Wednesday 4 September 2013

Rewriting the book…

Is a slogan we Birmingham dwellers have become very familiar with over the last two years, as the new Library of Birmingham has been under construction. The publicity has been rife, and speculation over what the new library will actually do for the city has only increased as the building has taken shape and barriers have been removed on the outside to reveal snippets of what we had in store for opening day.

After two years of watching its construction from a distance, finally it was time for the doors to open, and after my various sneak peeks at the exterior – amphitheatre, wild flower meadow, fresh new paving, interconnecting walkway to its neighbour the Birmingham Repertory Theatre, etc. – I took the opportunity to look around inside and relish in the fact that my local lending library was back in action after several months of having to travel out to suburban libraries or make do without all the resources usually available.

My main impression of the new building from outside was that it seemed such a huge space for a library, and indeed, if rumours and speculation are to be believed the stock, in terms of books, at least, has not been increased; certainly for the last couple of years there has been a visible cut back in the number of available copies and variety of books available. The library has been attached to the theatre next door and its sheer size unfortunately dwarfs the theatre which has an architecturally interesting exterior of its own.

I feel there is a clash of the modern and the historical in our new library. The central book rotunda through the building conjures up images of great roman amphitheatres or uber-contemporary shopping malls, as well as seeming to pay homage to another of the city’s iconic buildings, The Rotunda, and the exterior of the library could almost be a cousin to Selfridges, opened this same week ten years ago, exchanging aluminium discs for geometrical mesh.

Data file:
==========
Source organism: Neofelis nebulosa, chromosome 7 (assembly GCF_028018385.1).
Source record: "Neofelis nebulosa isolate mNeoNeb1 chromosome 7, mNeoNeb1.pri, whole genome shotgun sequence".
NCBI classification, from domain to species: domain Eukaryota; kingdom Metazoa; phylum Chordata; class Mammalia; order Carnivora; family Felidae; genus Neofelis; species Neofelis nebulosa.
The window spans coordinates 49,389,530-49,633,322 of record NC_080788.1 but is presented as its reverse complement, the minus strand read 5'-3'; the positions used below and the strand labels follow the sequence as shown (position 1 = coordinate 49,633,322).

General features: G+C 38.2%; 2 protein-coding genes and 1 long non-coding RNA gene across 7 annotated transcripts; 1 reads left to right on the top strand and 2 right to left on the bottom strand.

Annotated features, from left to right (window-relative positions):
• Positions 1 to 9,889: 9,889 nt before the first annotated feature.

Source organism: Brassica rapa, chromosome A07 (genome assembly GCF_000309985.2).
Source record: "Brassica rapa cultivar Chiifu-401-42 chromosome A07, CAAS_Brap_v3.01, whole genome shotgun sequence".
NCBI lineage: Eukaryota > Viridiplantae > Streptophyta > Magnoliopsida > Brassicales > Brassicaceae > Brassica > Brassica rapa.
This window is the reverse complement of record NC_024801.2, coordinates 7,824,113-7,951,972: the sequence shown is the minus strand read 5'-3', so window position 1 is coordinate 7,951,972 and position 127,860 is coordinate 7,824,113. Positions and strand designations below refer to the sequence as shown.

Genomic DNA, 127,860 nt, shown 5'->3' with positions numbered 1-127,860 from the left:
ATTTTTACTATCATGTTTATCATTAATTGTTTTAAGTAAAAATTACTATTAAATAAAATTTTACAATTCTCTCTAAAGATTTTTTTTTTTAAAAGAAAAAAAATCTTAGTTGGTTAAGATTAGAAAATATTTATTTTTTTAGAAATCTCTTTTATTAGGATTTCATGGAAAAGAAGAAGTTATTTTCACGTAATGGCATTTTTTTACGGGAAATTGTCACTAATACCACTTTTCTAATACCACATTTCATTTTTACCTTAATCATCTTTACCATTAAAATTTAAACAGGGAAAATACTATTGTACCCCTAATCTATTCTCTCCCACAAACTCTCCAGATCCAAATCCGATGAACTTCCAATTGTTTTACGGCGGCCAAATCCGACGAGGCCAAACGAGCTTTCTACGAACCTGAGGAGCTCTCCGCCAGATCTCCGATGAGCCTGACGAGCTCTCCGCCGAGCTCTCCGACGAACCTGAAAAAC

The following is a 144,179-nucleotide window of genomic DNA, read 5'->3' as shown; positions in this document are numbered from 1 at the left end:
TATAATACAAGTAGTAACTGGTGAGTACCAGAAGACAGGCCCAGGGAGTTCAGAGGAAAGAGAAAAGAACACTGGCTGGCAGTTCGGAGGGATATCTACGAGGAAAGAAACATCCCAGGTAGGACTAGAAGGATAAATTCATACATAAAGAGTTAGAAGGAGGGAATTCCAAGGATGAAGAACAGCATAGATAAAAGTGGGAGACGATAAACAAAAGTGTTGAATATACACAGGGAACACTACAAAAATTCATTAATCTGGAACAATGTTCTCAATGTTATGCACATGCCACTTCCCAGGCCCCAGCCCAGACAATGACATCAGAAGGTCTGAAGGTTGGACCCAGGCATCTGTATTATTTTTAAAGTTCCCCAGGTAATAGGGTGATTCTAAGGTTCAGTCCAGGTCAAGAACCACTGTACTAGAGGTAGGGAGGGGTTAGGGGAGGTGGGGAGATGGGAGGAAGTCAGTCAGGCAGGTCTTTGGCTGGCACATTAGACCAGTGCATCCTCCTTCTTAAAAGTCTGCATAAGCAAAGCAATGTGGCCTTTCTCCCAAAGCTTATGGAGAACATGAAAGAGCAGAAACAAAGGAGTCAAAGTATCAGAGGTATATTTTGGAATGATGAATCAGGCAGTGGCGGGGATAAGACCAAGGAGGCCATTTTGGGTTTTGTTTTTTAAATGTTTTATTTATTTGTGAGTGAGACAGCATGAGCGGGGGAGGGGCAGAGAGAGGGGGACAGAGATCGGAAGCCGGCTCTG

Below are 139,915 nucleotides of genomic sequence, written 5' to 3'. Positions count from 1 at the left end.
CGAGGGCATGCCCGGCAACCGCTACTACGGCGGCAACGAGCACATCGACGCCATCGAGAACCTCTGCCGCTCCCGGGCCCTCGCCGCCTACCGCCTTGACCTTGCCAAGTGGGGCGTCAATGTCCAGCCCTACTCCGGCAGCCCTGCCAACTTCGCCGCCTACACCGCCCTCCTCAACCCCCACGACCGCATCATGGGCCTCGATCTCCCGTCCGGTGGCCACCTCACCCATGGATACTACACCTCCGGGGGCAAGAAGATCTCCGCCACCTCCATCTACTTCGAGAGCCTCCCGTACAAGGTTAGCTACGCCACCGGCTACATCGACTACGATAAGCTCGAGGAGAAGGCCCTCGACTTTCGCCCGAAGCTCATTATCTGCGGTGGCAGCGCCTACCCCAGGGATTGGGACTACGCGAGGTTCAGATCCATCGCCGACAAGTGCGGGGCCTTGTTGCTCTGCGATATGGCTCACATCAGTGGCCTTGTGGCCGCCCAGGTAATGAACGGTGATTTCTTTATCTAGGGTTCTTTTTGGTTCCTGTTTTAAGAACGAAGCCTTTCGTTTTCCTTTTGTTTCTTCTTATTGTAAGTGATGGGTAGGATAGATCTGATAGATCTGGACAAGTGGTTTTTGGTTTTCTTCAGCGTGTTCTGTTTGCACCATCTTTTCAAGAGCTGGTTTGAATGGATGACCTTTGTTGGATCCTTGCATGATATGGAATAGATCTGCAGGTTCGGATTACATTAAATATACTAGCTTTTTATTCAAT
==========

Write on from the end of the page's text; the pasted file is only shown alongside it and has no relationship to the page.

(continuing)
The interior of the library is breath taking in that way of shiny things, but for me it feels like it is all surface. Neon lights and attractive circular book cases draw the visitor up through the levels, of which there are ten, but stepping back from the book rotunda I did feel a little disappointed to discover stacks of unimaginatively designed shelves, some extremely sparsely filled, and some very cramped together, none having much to say for themselves. The lending library in particular seems to have been crammed into the basement with seemingly no more books, space or seating than the old library had.  

On the whole one could argue that this feels more like a book shop or the swanky corridors of a new museum than a library. There is a lot of wasted space, but perhaps it was designed with tourism and sensation at the forefront rather than the provision of a new and improved functional library. Perhaps this is the future of the British library, bringing all the power and attractiveness of modern technology and surface-level appeal while the books themselves fade into the background.

On the whole, I did not feel awed by my first visit. The anticipation has had me so excited and I thought I would get inside and immediately fall in love with the new space. Perhaps it was because it was too busy to really look around properly or actually use the space – seemingly over 7,000 people visited on opening day, as I did – so I will return in a few days time and see whether I can find some love for the city’s newest icon. I really hope I do. 

Elloise Hopkins.


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